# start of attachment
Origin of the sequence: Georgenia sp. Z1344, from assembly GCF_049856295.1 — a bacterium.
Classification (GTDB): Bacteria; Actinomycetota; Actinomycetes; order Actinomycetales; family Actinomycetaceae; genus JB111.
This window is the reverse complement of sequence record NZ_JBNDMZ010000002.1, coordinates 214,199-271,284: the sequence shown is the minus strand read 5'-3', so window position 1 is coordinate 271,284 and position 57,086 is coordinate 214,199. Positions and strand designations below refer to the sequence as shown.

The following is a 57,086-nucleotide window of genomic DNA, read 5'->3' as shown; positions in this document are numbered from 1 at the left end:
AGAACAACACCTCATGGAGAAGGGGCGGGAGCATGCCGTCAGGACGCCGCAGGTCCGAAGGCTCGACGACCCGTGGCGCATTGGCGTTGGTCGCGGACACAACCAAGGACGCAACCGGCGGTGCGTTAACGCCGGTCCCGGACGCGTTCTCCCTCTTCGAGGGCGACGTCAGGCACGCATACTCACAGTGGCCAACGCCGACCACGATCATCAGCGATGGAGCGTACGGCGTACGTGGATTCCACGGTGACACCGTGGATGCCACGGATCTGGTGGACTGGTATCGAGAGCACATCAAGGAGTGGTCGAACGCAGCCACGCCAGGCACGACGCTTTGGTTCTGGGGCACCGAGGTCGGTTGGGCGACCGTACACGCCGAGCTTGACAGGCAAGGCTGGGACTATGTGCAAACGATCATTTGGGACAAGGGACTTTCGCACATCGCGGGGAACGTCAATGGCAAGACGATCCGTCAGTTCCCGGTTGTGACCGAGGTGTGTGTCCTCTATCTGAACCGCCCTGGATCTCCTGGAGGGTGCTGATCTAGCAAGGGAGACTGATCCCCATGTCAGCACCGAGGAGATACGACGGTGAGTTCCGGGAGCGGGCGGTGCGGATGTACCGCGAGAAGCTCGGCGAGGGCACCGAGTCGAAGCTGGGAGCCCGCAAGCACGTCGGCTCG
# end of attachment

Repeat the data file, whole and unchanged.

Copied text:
Origin of the sequence: Georgenia sp. Z1344, from assembly GCF_049856295.1 — a bacterium.
Classification (GTDB): Bacteria; Actinomycetota; Actinomycetes; order Actinomycetales; family Actinomycetaceae; genus JB111.
This window is the reverse complement of sequence record NZ_JBNDMZ010000002.1, coordinates 214,199-271,284: the sequence shown is the minus strand read 5'-3', so window position 1 is coordinate 271,284 and position 57,086 is coordinate 214,199. Positions and strand designations below refer to the sequence as shown.

The following is a 57,086-nucleotide window of genomic DNA, read 5'->3' as shown; positions in this document are numbered from 1 at the left end:
AGAACAACACCTCATGGAGAAGGGGCGGGAGCATGCCGTCAGGACGCCGCAGGTCCGAAGGCTCGACGACCCGTGGCGCATTGGCGTTGGTCGCGGACACAACCAAGGACGCAACCGGCGGTGCGTTAACGCCGGTCCCGGACGCGTTCTCCCTCTTCGAGGGCGACGTCAGGCACGCATACTCACAGTGGCCAACGCCGACCACGATCATCAGCGATGGAGCGTACGGCGTACGTGGATTCCACGGTGACACCGTGGATGCCACGGATCTGGTGGACTGGTATCGAGAGCACATCAAGGAGTGGTCGAACGCAGCCACGCCAGGCACGACGCTTTGGTTCTGGGGCACCGAGGTCGGTTGGGCGACCGTACACGCCGAGCTTGACAGGCAAGGCTGGGACTATGTGCAAACGATCATTTGGGACAAGGGACTTTCGCACATCGCGGGGAACGTCAATGGCAAGACGATCCGTCAGTTCCCGGTTGTGACCGAGGTGTGTGTCCTCTATCTGAACCGCCCTGGATCTCCTGGAGGGTGCTGATCTAGCAAGGGAGACTGATCCCCATGTCAGCACCGAGGAGATACGACGGTGAGTTCCGGGAGCGGGCGGTGCGGATGTACCGCGAGAAGCTCGGCGAGGGCACCGAGTCGAAGCTGGGAGCCCGCAAGCACGTCGGCTCG